Being Tough on Yourself – The Right Way!

By Dan Abrahams, a global sport psychologist helping people to high perform. Dan’s book "Soccer Tough 2: Advanced Psychology Techniques for Footballers" introduces soccer players to more cutting edge tools and techniques to help them develop the game of their dreams.


Champions tend to be champions because they are tough on themselves. They have an inner voice aligned with excellence and they demand lung-busting, effortful activity week in and week out.

However, the psychology of elite sport works in a subtle way. Just as you can’t run around like a headless chicken on a soccer pitch, you can’t constantly beat yourself up. Doing so leads to a mental agoraphobia that restricts freedom, imagination, confidence and focus.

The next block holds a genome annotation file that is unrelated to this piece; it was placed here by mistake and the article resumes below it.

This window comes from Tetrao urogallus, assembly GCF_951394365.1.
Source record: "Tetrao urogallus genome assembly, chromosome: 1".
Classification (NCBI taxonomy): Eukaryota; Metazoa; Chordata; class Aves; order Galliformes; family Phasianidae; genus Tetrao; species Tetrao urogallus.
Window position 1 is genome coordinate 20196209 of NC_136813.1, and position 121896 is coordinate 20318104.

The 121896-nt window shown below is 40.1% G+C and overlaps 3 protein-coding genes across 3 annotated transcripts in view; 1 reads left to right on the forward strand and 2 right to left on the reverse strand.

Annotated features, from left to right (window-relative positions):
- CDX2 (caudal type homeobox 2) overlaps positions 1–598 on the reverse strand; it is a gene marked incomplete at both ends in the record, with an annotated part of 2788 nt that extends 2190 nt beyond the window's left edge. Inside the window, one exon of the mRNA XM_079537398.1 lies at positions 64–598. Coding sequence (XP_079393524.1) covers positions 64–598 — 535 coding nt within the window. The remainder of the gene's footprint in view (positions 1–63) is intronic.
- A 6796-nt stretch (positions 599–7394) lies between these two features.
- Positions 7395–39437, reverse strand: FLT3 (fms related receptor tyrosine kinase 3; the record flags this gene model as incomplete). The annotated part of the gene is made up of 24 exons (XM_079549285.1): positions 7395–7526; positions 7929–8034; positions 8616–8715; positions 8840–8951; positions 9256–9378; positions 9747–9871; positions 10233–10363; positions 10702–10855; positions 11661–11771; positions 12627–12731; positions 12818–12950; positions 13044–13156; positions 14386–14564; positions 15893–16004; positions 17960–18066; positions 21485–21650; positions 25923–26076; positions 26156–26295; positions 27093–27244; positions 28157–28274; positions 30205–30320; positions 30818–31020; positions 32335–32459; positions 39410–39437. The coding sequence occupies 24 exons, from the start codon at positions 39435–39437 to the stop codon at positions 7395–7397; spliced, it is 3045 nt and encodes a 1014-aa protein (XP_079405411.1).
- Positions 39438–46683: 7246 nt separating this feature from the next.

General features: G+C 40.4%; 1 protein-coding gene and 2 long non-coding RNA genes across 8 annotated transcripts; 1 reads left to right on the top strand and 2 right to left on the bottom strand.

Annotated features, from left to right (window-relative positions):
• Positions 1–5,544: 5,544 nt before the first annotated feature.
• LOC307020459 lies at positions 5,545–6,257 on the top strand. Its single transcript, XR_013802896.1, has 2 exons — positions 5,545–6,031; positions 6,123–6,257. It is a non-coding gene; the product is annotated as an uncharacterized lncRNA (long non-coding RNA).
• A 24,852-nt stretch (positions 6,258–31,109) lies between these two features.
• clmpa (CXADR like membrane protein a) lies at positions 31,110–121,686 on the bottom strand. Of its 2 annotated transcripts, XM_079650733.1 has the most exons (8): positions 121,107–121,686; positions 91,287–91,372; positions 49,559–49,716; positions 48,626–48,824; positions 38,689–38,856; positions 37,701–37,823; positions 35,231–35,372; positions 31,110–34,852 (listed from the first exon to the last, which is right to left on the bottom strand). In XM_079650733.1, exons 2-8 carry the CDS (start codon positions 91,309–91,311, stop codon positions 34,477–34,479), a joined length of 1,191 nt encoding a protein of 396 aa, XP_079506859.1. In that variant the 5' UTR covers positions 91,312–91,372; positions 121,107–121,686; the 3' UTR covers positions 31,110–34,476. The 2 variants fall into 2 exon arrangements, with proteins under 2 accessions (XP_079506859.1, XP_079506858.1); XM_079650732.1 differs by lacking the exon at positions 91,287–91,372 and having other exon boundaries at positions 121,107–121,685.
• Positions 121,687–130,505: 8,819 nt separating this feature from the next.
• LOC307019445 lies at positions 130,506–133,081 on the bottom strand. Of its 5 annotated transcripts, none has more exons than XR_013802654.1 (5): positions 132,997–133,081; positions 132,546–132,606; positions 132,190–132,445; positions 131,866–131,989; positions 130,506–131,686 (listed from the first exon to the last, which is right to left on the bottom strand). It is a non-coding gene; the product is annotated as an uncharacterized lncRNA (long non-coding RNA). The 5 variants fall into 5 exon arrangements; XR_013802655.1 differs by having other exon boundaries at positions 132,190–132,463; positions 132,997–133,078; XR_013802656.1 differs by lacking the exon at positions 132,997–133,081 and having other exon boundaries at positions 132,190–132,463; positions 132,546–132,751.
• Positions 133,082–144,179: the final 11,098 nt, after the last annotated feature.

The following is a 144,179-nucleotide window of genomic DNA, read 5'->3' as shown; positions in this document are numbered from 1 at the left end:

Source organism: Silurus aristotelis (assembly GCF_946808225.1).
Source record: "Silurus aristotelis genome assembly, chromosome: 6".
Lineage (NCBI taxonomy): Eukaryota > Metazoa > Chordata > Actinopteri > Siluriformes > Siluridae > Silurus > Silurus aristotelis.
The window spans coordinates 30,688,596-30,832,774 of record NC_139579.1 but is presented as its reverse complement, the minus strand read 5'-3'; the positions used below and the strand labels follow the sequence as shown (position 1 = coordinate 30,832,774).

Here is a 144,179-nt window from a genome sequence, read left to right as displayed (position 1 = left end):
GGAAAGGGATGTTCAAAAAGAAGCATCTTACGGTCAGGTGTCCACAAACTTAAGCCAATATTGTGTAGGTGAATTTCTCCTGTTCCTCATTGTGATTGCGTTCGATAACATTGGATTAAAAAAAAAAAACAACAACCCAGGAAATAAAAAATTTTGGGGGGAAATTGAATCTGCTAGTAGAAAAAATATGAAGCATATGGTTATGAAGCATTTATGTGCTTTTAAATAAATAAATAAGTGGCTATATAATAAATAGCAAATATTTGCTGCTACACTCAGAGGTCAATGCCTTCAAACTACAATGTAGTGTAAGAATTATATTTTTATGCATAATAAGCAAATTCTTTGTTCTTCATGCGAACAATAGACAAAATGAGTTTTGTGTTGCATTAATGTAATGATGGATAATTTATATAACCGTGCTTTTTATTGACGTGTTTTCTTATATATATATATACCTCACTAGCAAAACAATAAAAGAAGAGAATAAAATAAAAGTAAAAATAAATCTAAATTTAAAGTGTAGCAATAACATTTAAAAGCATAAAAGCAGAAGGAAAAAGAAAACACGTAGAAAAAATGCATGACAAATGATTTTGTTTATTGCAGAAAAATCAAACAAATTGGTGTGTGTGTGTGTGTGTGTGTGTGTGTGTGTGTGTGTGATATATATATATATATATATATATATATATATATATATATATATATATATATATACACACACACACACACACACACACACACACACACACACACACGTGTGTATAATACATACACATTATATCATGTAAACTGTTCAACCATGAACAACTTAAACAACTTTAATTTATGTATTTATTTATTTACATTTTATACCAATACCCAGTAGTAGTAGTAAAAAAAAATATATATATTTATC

The champion’s mindset is flexible. The champion knows when to be tough and when to relax. The champion develops the capacity to compartmentalize his or her thinking related to skills, strengths, weaknesses, and a desired future game.

To develop your game and to feel good come match day, you have to know when to be tough on yourself. You have to know when to turn up the volume of your self-criticism. Here’s my guide to this most crucial of thinking skills.

Tough on Training

If you take nothing else away from this article, if you think that what I say doesn’t apply to you or that I’m prescribing a recipe of fiction, then please, please take this home with you. Please read and re-read. Please let it penetrate your mind and let it pierce your skin: be tough on yourself in training.